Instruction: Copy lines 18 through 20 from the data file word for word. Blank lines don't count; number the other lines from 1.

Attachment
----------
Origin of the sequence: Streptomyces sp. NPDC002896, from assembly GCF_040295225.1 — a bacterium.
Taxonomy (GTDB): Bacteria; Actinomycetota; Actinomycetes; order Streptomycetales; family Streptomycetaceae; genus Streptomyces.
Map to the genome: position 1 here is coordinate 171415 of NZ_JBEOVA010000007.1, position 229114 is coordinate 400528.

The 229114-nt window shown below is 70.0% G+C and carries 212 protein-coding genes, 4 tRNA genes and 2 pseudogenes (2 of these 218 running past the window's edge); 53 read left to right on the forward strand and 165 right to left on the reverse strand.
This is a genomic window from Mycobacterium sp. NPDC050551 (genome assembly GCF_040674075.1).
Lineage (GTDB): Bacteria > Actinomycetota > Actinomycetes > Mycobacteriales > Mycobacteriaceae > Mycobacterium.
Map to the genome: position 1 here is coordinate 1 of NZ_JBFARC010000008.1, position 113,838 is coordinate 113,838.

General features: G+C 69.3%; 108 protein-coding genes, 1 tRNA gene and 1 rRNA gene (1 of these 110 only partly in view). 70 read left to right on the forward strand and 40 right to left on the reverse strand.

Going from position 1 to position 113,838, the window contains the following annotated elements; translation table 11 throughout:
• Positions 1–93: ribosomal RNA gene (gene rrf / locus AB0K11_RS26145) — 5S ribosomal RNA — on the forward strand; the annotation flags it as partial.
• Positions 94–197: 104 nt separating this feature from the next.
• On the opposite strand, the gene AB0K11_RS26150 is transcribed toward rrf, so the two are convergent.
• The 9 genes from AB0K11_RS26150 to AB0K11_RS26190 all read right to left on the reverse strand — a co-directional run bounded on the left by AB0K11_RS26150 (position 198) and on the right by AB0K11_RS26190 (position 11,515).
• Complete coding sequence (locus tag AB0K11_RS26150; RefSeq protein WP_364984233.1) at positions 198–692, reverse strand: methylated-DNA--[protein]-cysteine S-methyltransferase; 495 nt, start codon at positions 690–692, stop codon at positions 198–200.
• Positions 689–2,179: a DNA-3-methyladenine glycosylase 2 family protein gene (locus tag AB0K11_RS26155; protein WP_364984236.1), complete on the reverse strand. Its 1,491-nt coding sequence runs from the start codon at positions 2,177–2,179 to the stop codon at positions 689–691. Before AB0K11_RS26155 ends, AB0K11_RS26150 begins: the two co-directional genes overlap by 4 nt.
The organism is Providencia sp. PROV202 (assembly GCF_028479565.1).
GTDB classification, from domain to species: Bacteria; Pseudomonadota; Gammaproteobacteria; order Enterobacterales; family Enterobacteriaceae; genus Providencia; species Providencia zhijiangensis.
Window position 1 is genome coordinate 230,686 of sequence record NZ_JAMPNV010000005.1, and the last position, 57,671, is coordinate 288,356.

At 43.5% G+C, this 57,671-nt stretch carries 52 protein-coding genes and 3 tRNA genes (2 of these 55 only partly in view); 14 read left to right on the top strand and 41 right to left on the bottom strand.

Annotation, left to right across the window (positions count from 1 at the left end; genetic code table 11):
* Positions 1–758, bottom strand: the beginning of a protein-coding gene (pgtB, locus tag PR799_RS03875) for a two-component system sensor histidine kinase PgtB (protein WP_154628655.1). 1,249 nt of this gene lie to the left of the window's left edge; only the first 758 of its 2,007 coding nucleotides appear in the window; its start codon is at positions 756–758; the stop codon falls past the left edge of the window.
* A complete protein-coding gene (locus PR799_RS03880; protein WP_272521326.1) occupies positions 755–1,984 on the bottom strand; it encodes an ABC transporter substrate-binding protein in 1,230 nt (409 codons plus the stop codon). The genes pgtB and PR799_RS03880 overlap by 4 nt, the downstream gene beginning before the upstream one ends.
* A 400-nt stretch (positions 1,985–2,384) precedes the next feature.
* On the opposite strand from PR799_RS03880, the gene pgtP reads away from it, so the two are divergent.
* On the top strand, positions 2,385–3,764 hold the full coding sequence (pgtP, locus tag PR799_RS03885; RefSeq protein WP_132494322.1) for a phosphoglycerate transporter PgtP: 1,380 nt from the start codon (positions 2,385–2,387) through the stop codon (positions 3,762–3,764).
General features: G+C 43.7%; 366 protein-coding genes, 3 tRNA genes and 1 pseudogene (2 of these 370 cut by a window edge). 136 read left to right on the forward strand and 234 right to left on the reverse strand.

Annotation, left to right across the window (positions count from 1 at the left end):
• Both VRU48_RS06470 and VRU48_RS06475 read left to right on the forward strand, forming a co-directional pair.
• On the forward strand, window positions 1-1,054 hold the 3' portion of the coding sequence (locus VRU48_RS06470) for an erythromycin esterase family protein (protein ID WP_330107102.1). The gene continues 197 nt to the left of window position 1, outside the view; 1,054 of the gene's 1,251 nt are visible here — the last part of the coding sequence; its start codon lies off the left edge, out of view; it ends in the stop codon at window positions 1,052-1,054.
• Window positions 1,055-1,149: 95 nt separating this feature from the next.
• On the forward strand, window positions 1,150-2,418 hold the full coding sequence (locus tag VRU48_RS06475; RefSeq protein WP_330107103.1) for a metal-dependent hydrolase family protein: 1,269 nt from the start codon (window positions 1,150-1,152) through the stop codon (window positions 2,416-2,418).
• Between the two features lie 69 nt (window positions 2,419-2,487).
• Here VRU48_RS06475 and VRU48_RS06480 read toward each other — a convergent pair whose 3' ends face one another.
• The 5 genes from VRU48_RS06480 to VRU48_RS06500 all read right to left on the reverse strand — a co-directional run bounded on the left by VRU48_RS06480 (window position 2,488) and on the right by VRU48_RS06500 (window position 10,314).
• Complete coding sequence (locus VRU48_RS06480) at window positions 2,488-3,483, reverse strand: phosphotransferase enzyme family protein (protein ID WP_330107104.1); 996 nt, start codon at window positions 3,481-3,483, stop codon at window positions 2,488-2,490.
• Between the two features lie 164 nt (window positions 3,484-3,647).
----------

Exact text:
Window position 1 is genome coordinate 230,686 of sequence record NZ_JAMPNV010000005.1, and the last position, 57,671, is coordinate 288,356.

At 43.5% G+C, this 57,671-nt stretch carries 52 protein-coding genes and 3 tRNA genes (2 of these 55 only partly in view); 14 read left to right on the top strand and 41 right to left on the bottom strand.

Annotation, left to right across the window (positions count from 1 at the left end; genetic code table 11):